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The Digger :Your Metal Detecting Newsletter
March 29, 2021
“Never Allow Them To Intimidate You”
Many archaeologists believe they are the "supreme diggers of dirt." They arrogantly presume that God only bestowed the right to dig in dirt upon them. Now, I will admit, a few archaeologists have had the courtesy to understand where we in the hobby fit into the dirt-digging discussion. With years of experience, one distinguished archeology professor has gone so far as to tell me that the problem with many of his peers is jealousy. They are jealous of us because we get to find relics, where the archeologist sits in a stuffy museum or teaches a class while wanting to be on a dig somewhere. I was told by this admirable professor that there is not enough money to support archaeology digs and have archaeologists head them. So, the archaeology community belittles the metal detecting hobby, takes out their frustration on us, calls us looters and pilferers, and tries to shut us down. At times, they act like petulant children.
I recently was told a story about an archaeology professor that happened upon a guy metal detecting a piece of private property with permission. The story was told to me by the individual, I’ll call him Mike, not his real name, in order to keep him from being vilified by those who have nothing better to do than to trash talk victims. Anyway, Mike was detecting this property that had been abandoned for years. The 1800s house on the property was falling due to disrepair. It was located in the country on a narrow dirt road. The nearest home was a mile away in either direction.
Out of the blue, a stranger approached Mike as he was metal detecting the front lawn. Mike stopped detecting, removed his headphones, and engaged in a conversation with the stranger. The stranger's first question was, "what are you doing here?"
Mike was surprised by the stranger's attitude and the way the question was asked. He told the stranger he was looking for old coins. The stranger then said, "you need to leave this property."
Once again, Mike was shocked by the abrasiveness of the stranger.
"Why do I have to leave this property?" Mike asked.
"I am an archaeology professor, and we have an eminent domain right to this property. The home will be torn down, and a road will be going through here. And everything on this property and beneath it belongs to the state. I am in charge of this property." The archaeologist told him.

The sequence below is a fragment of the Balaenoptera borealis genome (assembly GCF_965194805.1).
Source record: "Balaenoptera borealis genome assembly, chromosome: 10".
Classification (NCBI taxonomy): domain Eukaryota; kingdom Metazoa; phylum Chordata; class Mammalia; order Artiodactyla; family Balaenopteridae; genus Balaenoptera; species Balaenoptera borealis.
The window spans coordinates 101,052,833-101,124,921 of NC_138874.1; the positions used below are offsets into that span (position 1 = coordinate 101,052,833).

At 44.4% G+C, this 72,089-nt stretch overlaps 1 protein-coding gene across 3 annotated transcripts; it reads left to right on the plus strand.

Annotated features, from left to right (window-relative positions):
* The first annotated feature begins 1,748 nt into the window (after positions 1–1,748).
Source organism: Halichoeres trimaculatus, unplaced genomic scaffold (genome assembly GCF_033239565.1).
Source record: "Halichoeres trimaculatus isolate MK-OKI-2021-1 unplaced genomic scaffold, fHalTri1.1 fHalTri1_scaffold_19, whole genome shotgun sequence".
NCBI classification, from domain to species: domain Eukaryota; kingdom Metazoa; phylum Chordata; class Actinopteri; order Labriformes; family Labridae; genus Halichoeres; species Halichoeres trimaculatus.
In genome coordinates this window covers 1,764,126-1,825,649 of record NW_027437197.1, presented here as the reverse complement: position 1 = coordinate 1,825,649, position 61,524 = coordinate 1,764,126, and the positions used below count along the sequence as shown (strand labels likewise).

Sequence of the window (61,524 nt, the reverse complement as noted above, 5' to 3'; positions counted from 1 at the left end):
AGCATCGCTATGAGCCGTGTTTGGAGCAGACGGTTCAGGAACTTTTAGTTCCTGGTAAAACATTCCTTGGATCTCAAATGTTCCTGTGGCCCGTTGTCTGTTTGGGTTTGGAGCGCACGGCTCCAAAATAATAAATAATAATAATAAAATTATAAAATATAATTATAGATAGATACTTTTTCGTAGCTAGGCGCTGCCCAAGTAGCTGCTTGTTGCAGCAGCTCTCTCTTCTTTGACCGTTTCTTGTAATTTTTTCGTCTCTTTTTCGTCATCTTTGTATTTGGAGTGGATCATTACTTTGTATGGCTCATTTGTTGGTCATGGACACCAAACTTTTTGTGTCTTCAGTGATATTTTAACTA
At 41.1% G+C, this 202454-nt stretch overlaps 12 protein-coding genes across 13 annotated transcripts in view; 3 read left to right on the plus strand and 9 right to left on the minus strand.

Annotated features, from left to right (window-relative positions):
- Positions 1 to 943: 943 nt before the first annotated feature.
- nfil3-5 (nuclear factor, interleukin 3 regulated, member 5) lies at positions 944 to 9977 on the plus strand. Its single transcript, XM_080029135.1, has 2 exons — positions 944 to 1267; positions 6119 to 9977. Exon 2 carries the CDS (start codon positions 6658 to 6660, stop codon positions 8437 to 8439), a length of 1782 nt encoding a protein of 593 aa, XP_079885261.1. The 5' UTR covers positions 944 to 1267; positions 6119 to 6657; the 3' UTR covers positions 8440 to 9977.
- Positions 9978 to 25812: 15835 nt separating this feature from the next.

Now confused and somewhat upset that he may have to leave the property, Mike told the archeologist that he was not going until he talked with the property owner. The brazen archeology professor told him that he would call the police and have him removed if he did not leave now.
"I’m not leaving,” Mike told him. “But I am calling the property owner.”
Within a few minutes, the property owner was on the phone with Mike. The property owner told Mike that eminent domain would not take effect for another month. And that he had the papers to prove it. The property owner told Mike to hand his cell phone to the archeologist. The property owner then told the archaeologist to get off his property, or he would call the Sheriff's department and have him removed for trespassing. There were three “No Trespassing” signs on the property.
The arrogant archaeologist told Mike that he would leave the property, and that he would be sure to write down the license plate number of Mike’s vehicle as he was going. Mike was now a bit more than upset. Now he was downright angry.
“If I see you write down my license plate number, I will physically remove you from this property.” He told him.
The archeologist walked away, saying, “you haven’t seen the last of me.”
After the archaeologist walked off the property, Mike continued to metal detect.
“I’ve been in this hobby for forty years,” Mike told me. “I have never had a situation like this happen. What in the hell is going on?” He asked.
“Those kinds of archaeologists have always hated us and the hobby,” I told him.